Here is my review of David Sax’s “The Revenge of Analog: Real Things and Why They Matter” at the New York Journal of Books:
“What makes a tool superior to another . . . has nothing to do with how new it is. What matters is how it enlarges or diminishes us.”
Digital technology makes life easier in many ways, but the analog interactions we have ditched in the name of progress made life more meaningful if not substantial. Or so argues David Sax in The Revenge of Analog, his call to reexamine the first-hand, in-person experiences we have given up in the name of technological progress.
Sax is not a luddite. He doesn’t romanticize a pre-Internet age. Indeed, he heartily celebrates the change that digital technology has wrought and the benefits it yet promises.
Yet he gives readers pause when recounting stories of numerous individuals who still relish the tactile, sensuous experience of reading a story from a hand-held book; of listening to music on vinyl LPs; of penciling notes or dashing off sketches in Moleskein notebooks to say nothing of the resurgence of fountain pens; of taking photographs on film and then printing them out as silver grains on paper.
The biggest problem with digital photoraphy, Sax says, is that “it isn’t real.” And the more pictures you take, the more meaningless they become.
Online giants like Apple and Warby Parker have realized the extent to which customers appreciate an in-person shopping experience. Sax notes that the more time spent shopping on line the more stressful its endless comparisons make you.
Ancillary aspects of vinyl listening are described as sensousness itself: the “physical browsing of album spines,” the “careful examination of the cover art,” the “diligent needle drop and that one-second pause between its contact . . . and the first scratchy waves of sound.”
To judge by numbers Sax is on to something, because objective measures show that afficianados of the analog are growing steadily. They speak about the “finishability” of a novel or magazine piece—meaning the ability to actually get to the end—and about the “reading experience” itself. A news website by defintion can never be finished becuase it consists of nothing more than a “constant stream of updates.”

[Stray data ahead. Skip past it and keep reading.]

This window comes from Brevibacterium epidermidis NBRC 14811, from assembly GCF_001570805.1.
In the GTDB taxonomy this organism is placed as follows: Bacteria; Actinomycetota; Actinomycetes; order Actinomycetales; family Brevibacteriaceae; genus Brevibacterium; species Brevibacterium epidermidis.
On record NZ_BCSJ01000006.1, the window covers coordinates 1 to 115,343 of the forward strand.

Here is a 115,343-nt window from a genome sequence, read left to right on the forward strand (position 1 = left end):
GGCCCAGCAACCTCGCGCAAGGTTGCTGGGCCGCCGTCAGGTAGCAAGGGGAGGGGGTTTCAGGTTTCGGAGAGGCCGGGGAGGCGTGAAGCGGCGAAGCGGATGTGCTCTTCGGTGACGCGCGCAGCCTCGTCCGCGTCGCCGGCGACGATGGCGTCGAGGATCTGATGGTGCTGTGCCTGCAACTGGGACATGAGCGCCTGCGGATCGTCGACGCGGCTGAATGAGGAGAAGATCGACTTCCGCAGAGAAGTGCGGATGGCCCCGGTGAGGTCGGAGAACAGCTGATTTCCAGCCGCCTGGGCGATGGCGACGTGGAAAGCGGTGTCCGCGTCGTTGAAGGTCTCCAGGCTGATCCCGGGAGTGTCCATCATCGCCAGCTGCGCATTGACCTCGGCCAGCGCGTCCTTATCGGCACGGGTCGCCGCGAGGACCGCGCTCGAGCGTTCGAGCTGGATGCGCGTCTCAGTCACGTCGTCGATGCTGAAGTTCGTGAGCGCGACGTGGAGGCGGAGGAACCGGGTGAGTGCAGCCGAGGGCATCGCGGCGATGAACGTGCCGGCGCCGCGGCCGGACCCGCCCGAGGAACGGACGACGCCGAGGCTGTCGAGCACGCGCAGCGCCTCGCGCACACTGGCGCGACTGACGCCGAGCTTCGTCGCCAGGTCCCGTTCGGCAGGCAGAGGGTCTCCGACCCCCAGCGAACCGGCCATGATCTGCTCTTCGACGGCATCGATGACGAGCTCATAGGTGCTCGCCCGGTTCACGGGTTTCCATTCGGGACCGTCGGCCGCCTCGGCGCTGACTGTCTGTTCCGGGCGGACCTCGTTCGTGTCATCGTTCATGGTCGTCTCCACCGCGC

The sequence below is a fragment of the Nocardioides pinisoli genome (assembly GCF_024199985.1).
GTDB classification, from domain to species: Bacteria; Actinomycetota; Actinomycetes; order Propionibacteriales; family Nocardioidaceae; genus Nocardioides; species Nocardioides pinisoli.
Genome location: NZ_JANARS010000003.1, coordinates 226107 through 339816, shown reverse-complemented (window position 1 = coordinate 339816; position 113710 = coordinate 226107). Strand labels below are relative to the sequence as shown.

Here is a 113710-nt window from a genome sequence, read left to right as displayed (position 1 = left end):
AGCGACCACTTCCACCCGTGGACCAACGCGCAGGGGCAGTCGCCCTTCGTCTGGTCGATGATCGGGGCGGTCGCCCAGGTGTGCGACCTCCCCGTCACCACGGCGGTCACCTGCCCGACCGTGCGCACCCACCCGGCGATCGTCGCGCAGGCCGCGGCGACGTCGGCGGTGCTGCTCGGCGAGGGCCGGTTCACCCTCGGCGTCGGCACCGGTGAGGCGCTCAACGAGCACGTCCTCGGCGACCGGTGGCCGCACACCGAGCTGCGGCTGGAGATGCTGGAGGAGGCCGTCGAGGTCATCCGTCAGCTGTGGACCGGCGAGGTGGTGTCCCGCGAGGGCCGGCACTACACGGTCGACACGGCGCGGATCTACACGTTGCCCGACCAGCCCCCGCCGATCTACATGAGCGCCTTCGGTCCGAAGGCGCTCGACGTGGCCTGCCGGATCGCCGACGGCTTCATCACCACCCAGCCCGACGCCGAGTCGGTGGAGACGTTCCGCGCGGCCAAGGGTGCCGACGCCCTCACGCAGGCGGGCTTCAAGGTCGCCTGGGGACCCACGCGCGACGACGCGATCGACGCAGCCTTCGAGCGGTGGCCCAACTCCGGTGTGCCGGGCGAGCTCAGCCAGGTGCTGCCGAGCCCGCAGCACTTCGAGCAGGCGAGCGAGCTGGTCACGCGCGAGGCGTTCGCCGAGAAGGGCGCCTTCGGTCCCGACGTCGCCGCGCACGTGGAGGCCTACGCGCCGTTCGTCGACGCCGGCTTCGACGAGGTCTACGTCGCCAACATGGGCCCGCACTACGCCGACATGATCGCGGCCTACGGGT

In the same vein analog board games on offer at cafes, bars, and restaurants “draw customers in” and “foster a sense of community.”
Sax cites the venerable Monocle magazine as a successful analog entity that has built a long-term relationship with its readers. A given issue lives on for years after its publication. But “if we have an article on a website or the iPad, people see it only once.”
Education technology comes in for particularly harsh scrutiny. It is the antithesis of unstructured play. Screen swipes are no match for finger painting or hands-on activities. While technology “presents such a beautifully simply solution to the intractible problem of educational inequality,” most technology outreach efforts have been “a colossal failure,” and the introduction of computers has done nothing to improve learning.
We have lived with personal computers for more than 30 years, with the web for 20, and with smartphones for a decade. What makes one tool superior to another, Sax says, “has nothing to do with how new it is. What matters is how enlarges or diminishes us.”